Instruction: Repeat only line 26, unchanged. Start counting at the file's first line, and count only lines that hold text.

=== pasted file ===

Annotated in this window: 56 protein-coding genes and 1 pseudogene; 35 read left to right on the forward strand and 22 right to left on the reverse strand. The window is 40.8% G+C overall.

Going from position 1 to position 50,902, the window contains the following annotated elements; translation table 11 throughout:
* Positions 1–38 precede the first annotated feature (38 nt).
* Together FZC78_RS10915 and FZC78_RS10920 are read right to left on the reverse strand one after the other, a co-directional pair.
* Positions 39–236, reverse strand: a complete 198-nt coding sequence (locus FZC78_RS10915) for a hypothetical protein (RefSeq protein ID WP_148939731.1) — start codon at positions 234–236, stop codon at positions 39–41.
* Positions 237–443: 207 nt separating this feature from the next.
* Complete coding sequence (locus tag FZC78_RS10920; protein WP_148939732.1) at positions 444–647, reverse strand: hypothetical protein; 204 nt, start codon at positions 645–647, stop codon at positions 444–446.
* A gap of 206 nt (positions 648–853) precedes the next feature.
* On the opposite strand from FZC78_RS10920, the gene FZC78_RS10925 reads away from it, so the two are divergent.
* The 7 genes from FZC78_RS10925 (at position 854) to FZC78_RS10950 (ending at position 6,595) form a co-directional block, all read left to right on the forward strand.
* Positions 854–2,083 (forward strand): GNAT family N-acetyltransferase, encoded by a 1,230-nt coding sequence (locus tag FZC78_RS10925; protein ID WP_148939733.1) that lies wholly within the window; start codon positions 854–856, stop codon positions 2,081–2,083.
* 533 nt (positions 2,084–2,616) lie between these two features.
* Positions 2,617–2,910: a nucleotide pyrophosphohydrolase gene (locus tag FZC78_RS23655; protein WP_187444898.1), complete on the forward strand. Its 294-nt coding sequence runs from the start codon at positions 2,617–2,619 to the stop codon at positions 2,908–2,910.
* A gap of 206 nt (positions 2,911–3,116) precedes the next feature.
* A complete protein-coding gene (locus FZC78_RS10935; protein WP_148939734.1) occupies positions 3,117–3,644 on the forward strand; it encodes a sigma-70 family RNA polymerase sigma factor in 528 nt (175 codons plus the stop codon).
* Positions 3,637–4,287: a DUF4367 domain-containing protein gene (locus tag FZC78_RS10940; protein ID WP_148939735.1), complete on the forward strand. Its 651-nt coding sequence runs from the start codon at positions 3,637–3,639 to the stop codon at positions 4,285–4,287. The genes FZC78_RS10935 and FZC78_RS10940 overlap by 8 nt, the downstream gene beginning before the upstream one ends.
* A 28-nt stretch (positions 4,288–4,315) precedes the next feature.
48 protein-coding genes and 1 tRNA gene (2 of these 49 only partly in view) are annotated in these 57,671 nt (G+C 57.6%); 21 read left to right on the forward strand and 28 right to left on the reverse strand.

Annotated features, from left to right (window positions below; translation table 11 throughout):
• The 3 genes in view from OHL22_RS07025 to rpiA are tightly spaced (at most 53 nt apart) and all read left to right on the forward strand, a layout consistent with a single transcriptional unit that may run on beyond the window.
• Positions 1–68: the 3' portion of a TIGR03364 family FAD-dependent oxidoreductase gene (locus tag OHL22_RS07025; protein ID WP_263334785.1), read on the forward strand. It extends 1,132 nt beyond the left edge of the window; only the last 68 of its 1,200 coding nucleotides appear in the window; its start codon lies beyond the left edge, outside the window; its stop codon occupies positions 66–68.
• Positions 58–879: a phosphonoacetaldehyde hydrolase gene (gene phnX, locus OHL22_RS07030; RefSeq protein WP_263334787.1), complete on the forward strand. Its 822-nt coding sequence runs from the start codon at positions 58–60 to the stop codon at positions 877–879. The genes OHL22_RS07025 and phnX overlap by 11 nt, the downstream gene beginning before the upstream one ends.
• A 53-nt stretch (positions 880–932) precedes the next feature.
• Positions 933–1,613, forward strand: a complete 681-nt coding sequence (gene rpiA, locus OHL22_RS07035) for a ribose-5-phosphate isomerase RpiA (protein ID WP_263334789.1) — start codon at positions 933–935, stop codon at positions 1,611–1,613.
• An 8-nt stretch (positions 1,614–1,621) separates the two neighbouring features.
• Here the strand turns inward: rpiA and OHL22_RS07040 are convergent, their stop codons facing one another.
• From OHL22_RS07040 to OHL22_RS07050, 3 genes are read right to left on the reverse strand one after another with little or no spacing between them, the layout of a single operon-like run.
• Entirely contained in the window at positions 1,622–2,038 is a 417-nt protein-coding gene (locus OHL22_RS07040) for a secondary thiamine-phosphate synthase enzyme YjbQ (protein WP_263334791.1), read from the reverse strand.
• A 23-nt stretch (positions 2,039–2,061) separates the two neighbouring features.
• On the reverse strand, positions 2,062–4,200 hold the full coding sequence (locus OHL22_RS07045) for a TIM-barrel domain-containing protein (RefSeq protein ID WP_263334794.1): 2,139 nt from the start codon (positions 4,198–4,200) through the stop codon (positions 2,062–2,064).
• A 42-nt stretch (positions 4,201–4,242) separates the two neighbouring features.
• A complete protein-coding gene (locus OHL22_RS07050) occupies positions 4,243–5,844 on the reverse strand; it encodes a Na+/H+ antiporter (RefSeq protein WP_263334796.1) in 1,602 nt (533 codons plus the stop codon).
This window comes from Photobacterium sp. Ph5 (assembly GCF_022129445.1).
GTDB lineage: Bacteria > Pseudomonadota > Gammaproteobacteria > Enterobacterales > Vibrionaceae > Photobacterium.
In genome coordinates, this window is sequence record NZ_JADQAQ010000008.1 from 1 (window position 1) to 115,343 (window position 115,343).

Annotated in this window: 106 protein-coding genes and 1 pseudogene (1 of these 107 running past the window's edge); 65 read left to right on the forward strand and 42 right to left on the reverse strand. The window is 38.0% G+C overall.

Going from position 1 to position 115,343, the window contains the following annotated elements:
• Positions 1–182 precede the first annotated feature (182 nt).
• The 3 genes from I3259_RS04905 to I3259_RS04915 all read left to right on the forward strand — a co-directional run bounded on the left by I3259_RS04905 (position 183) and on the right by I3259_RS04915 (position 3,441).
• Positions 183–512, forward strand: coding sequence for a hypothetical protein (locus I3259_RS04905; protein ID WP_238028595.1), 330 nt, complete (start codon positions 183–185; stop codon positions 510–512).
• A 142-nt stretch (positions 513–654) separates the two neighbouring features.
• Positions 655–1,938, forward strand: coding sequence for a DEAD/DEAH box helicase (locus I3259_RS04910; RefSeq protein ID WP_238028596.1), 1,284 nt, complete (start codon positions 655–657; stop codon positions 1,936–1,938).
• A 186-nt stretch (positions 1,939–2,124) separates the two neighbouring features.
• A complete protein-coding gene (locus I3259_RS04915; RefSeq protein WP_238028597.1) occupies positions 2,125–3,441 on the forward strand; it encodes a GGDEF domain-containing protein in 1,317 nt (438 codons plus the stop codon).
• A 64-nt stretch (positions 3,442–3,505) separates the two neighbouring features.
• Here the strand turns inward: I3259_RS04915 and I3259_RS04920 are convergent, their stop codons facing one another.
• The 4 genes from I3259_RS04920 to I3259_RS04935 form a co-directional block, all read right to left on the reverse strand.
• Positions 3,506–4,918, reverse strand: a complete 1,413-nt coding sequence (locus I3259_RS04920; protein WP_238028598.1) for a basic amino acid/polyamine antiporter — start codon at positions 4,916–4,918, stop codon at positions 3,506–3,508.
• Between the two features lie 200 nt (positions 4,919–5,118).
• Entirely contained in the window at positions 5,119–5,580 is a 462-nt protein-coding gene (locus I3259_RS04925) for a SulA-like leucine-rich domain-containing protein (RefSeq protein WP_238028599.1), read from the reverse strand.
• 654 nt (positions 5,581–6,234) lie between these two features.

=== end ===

• Here the strand turns inward: rpiA and OHL22_RS07040 are convergent, their stop codons facing one another.